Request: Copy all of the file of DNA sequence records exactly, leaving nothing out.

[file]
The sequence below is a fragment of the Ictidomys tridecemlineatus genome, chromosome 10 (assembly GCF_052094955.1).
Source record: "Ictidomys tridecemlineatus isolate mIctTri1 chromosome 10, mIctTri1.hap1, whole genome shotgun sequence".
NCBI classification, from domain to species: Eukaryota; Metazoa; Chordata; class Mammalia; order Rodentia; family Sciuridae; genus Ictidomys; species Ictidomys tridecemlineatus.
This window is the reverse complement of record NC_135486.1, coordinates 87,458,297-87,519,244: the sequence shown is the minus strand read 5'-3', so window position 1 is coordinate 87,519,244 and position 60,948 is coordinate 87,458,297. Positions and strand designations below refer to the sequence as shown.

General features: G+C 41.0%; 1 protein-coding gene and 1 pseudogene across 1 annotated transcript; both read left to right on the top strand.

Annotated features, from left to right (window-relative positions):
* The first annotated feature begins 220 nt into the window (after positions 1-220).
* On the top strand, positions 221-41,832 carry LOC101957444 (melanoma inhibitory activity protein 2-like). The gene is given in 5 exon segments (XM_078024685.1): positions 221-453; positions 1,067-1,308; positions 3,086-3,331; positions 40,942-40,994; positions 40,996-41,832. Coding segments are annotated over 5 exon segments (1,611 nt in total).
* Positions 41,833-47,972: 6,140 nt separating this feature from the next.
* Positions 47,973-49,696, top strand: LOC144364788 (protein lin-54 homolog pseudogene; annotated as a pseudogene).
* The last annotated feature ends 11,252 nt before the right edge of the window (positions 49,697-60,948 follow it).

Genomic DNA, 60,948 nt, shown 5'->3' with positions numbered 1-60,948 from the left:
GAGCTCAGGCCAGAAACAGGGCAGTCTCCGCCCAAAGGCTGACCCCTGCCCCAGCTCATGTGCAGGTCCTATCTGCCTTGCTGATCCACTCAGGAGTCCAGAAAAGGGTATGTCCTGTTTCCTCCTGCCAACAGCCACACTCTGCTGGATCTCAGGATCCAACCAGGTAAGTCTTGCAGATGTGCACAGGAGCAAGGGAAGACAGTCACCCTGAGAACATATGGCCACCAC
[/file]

The sequence below is a fragment of the Ictidomys tridecemlineatus genome, chromosome 10 (assembly GCF_052094955.1).
Source record: "Ictidomys tridecemlineatus isolate mIctTri1 chromosome 10, mIctTri1.hap1, whole genome shotgun sequence".
NCBI classification, from domain to species: Eukaryota; Metazoa; Chordata; class Mammalia; order Rodentia; family Sciuridae; genus Ictidomys; species Ictidomys tridecemlineatus.
This window is the reverse complement of record NC_135486.1, coordinates 87,458,297-87,519,244: the sequence shown is the minus strand read 5'-3', so window position 1 is coordinate 87,519,244 and position 60,948 is coordinate 87,458,297. Positions and strand designations below refer to the sequence as shown.

General features: G+C 41.0%; 1 protein-coding gene and 1 pseudogene across 1 annotated transcript; both read left to right on the top strand.

Annotated features, from left to right (window-relative positions):
* The first annotated feature begins 220 nt into the window (after positions 1-220).
* On the top strand, positions 221-41,832 carry LOC101957444 (melanoma inhibitory activity protein 2-like). The gene is given in 5 exon segments (XM_078024685.1): positions 221-453; positions 1,067-1,308; positions 3,086-3,331; positions 40,942-40,994; positions 40,996-41,832. Coding segments are annotated over 5 exon segments (1,611 nt in total).
* Positions 41,833-47,972: 6,140 nt separating this feature from the next.
* Positions 47,973-49,696, top strand: LOC144364788 (protein lin-54 homolog pseudogene; annotated as a pseudogene).
* The last annotated feature ends 11,252 nt before the right edge of the window (positions 49,697-60,948 follow it).

Genomic DNA, 60,948 nt, shown 5'->3' with positions numbered 1-60,948 from the left:
GAGCTCAGGCCAGAAACAGGGCAGTCTCCGCCCAAAGGCTGACCCCTGCCCCAGCTCATGTGCAGGTCCTATCTGCCTTGCTGATCCACTCAGGAGTCCAGAAAAGGGTATGTCCTGTTTCCTCCTGCCAACAGCCACACTCTGCTGGATCTCAGGATCCAACCAGGTAAGTCTTGCAGATGTGCACAGGAGCAAGGGAAGACAGTCACCCTGAGAACATATGGCCACCAC